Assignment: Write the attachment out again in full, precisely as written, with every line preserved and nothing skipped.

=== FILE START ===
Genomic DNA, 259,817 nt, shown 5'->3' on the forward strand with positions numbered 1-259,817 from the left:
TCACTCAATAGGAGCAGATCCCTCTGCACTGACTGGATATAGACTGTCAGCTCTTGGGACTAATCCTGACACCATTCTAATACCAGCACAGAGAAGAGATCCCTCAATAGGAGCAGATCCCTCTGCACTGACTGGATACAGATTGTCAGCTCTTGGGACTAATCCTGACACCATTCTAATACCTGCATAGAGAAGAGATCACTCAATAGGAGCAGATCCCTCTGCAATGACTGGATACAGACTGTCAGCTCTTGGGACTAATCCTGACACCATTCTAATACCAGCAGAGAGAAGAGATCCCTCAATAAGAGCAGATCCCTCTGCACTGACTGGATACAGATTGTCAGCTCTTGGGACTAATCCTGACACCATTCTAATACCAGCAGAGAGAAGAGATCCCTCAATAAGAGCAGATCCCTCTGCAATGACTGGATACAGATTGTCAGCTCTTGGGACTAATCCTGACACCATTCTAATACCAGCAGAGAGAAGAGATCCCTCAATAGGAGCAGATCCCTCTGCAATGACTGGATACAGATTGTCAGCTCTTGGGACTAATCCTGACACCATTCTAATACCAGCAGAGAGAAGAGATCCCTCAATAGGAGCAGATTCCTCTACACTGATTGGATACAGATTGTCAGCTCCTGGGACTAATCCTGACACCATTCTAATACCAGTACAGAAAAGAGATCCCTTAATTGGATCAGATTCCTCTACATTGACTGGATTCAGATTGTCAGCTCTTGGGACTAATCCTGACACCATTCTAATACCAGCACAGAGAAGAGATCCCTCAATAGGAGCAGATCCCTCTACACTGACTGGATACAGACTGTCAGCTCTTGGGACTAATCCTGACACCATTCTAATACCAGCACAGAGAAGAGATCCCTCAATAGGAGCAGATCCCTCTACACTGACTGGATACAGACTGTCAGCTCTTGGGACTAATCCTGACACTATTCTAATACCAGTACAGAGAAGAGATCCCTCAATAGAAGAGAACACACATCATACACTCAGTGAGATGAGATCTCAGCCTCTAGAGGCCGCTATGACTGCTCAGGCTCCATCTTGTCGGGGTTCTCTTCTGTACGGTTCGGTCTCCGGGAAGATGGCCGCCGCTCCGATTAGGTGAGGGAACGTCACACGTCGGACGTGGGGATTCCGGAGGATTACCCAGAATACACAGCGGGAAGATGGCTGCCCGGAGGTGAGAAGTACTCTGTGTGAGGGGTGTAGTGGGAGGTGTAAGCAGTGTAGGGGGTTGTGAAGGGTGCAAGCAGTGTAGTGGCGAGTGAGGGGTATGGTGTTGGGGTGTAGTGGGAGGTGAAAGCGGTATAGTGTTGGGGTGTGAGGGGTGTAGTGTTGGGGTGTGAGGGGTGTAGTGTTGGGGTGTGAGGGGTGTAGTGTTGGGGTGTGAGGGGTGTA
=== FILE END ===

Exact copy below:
Genomic DNA, 259,817 nt, shown 5'->3' on the forward strand with positions numbered 1-259,817 from the left:
TCACTCAATAGGAGCAGATCCCTCTGCACTGACTGGATATAGACTGTCAGCTCTTGGGACTAATCCTGACACCATTCTAATACCAGCACAGAGAAGAGATCCCTCAATAGGAGCAGATCCCTCTGCACTGACTGGATACAGATTGTCAGCTCTTGGGACTAATCCTGACACCATTCTAATACCTGCATAGAGAAGAGATCACTCAATAGGAGCAGATCCCTCTGCAATGACTGGATACAGACTGTCAGCTCTTGGGACTAATCCTGACACCATTCTAATACCAGCAGAGAGAAGAGATCCCTCAATAAGAGCAGATCCCTCTGCACTGACTGGATACAGATTGTCAGCTCTTGGGACTAATCCTGACACCATTCTAATACCAGCAGAGAGAAGAGATCCCTCAATAAGAGCAGATCCCTCTGCAATGACTGGATACAGATTGTCAGCTCTTGGGACTAATCCTGACACCATTCTAATACCAGCAGAGAGAAGAGATCCCTCAATAGGAGCAGATCCCTCTGCAATGACTGGATACAGATTGTCAGCTCTTGGGACTAATCCTGACACCATTCTAATACCAGCAGAGAGAAGAGATCCCTCAATAGGAGCAGATTCCTCTACACTGATTGGATACAGATTGTCAGCTCCTGGGACTAATCCTGACACCATTCTAATACCAGTACAGAAAAGAGATCCCTTAATTGGATCAGATTCCTCTACATTGACTGGATTCAGATTGTCAGCTCTTGGGACTAATCCTGACACCATTCTAATACCAGCACAGAGAAGAGATCCCTCAATAGGAGCAGATCCCTCTACACTGACTGGATACAGACTGTCAGCTCTTGGGACTAATCCTGACACCATTCTAATACCAGCACAGAGAAGAGATCCCTCAATAGGAGCAGATCCCTCTACACTGACTGGATACAGACTGTCAGCTCTTGGGACTAATCCTGACACTATTCTAATACCAGTACAGAGAAGAGATCCCTCAATAGAAGAGAACACACATCATACACTCAGTGAGATGAGATCTCAGCCTCTAGAGGCCGCTATGACTGCTCAGGCTCCATCTTGTCGGGGTTCTCTTCTGTACGGTTCGGTCTCCGGGAAGATGGCCGCCGCTCCGATTAGGTGAGGGAACGTCACACGTCGGACGTGGGGATTCCGGAGGATTACCCAGAATACACAGCGGGAAGATGGCTGCCCGGAGGTGAGAAGTACTCTGTGTGAGGGGTGTAGTGGGAGGTGTAAGCAGTGTAGGGGGTTGTGAAGGGTGCAAGCAGTGTAGTGGCGAGTGAGGGGTATGGTGTTGGGGTGTAGTGGGAGGTGAAAGCGGTATAGTGTTGGGGTGTGAGGGGTGTAGTGTTGGGGTGTGAGGGGTGTAGTGTTGGGGTGTGAGGGGTGTAGTGTTGGGGTGTGAGGGGTGTA